- Consumption – Medical marijuana is legal in Minnesota, but smoking it from joints or bongs is not. Cardholders are only allowed to consume cannabis in liquid form, pills or vapes.
- Possession – In Arizona, medical marijuana patients are legally allowed to possess up to 2.5 ounces, while Florida’s limit is higher at 4 ounces.
- Growing at home – Many medical marijuana cardholders are not allowed to grow medical marijuana plants at home, but Maine cardholders may cultivate up to 12 plants.
- Validity across state lines – Many states won’t accept cards from across state lines. For example, medical dispensaries in Missouri will not accept out-of-state medical marijuana cards.
Will a medical marijuana card show up on a background check?
The short answer is no, it won’t. Medical marijuana cards can only be obtained through a doctor, meaning HIPAA law prevents this information from being disclosed. Because medical marijuana cards are technically part of a candidate’s health records, this information cannot be shared. The only exception is for federal employees—because marijuana is illegal under federal law, those employed by the federal government are held to its regulations. In other words, there’s a chance a medical marijuana card will show up on a background check if requested by a federal employer.
Does buying weed show up on a background check?
There is no way to tell if a person has purchased medical marijuana legally from a dispensary, as this information is protected under HIPAA law and is also not stored or shared with government agencies for any reason. The only way a background check might reveal a candidate has purchased marijuana is if they did so illegally and were criminally charged for doing so, depending on the state’s laws on past marijuana charges.
Can candidates not be hired or engaged based on a positive drug test?
The regulations regarding how employers may use positive drug tests for marijuana vary by state. It’s important that you research the laws in your area before taking adverse action against a candidate or punitive action against a current employee. Below are a few examples of state drug testing laws for weed and how employers may use the results:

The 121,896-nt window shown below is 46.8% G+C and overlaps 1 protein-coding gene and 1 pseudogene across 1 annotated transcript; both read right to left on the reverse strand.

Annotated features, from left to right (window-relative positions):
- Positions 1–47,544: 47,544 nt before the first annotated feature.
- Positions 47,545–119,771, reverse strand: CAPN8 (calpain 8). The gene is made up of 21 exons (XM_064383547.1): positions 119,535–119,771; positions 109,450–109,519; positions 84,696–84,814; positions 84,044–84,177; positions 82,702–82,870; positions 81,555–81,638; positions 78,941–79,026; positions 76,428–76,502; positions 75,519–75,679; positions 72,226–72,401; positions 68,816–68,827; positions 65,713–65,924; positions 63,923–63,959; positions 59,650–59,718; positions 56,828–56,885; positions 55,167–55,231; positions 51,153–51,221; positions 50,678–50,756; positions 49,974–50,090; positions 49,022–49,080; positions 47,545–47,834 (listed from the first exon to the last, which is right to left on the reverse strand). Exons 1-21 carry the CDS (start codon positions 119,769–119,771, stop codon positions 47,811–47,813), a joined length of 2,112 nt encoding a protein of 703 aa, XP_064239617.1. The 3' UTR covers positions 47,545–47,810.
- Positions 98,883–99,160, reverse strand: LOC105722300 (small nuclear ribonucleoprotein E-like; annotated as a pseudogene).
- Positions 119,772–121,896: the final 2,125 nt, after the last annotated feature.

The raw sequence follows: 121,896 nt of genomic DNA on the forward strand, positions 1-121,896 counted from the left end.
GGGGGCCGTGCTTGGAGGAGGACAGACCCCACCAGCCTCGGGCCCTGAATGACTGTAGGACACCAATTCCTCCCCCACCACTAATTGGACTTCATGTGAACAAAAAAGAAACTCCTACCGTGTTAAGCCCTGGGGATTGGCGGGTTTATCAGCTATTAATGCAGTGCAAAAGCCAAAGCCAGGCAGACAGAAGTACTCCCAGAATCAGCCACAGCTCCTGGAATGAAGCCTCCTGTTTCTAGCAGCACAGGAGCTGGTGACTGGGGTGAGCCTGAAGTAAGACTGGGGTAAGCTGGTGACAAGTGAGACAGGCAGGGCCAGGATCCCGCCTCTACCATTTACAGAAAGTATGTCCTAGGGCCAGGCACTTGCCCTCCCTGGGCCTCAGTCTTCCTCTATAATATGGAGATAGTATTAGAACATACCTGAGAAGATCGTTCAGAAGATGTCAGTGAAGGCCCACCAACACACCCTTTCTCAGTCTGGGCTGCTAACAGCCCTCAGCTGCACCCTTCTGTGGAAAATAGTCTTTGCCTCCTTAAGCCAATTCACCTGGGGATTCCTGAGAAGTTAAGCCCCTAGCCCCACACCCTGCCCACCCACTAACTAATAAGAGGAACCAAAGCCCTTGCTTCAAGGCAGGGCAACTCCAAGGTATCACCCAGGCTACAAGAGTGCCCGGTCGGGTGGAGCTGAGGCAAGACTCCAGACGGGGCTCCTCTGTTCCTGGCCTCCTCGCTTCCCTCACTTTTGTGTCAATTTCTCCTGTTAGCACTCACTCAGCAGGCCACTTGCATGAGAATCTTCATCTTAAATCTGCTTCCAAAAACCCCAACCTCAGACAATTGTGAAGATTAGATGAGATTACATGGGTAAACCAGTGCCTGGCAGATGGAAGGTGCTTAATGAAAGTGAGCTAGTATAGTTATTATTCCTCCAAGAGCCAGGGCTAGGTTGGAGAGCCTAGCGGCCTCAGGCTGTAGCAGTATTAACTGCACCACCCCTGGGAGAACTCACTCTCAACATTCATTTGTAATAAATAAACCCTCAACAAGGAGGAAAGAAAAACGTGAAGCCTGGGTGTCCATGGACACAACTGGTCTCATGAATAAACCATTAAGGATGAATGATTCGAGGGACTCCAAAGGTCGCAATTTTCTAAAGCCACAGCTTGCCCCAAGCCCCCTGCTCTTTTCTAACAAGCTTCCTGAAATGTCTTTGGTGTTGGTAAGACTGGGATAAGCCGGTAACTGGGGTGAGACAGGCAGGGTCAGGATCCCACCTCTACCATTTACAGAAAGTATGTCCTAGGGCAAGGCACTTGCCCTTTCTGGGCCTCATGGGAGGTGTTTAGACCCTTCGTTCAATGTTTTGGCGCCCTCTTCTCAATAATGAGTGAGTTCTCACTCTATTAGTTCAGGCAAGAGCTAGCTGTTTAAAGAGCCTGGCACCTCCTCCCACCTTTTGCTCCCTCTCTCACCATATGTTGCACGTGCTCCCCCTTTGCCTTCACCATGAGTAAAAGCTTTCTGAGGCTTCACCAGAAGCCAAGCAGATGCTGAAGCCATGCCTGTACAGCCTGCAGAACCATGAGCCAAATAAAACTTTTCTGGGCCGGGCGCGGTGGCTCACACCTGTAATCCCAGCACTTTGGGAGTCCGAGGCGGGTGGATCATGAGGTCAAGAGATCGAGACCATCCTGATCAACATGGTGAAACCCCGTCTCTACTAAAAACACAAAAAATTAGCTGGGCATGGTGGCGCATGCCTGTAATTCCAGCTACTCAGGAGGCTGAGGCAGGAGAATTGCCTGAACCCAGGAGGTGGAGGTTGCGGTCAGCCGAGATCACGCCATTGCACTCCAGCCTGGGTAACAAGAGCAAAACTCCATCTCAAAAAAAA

- The state of Georgia does not offer any protection to employees who have tested positive for marijuana, even if it is used for medical purposes. If marijuana is detected, employers maintain the right to terminate employment.
- New Mexico allows employers to fire or discipline medical marijuana users based on a positive drug test.
- In California, employers can dismiss employees for marijuana use at work or for a positive drug test, regardless of whether the employee uses marijuana recreationally or medically.
- In Illinois, employers may penalize employees they believe consumed or possessed weed at work. This includes anywhere on company property or during work hours. They may also act on good faith belief that an employee was under the influence while at work or on company property. Employees have the right to challenge the basis of these good faith beliefs.
What is DOT testing?
The U.S. Department of Transportation (DOT) requires that any employee in the aviation, transportation, maritime, or pipeline industries undergo regular drug testing for safety reasons. This is referred to as DOT testing and is a requirement for all individuals employed in these fields.
How often can random drug tests be administered?
There is no limit to how frequently an employee can be randomly selected for drug testing. Random selection is typically performed using a computer-based random-number generator or by inputting employee information into a testing pool. Employees are then selected at random by computer, similar to drawing names from a hat. Note: some states don’t allow or prohibit random drug testing. Be sure to familiarize yourself with state and local laws.
Are federal employees required to undergo drug testing?
Some federal employees are required by law to undergo drug testing if their role is considered to be a “testing designated position” (TDP), meaning they can be drug tested at any time. In fact, 30% of all employees in TDPs are required by federal law to be tested at least every 12 months. Federal employees may also be drug tested if there is reasonable suspicion that they were impaired while performing their duties. It is also legal for federal organizations to require a negative drug test as a condition of employment.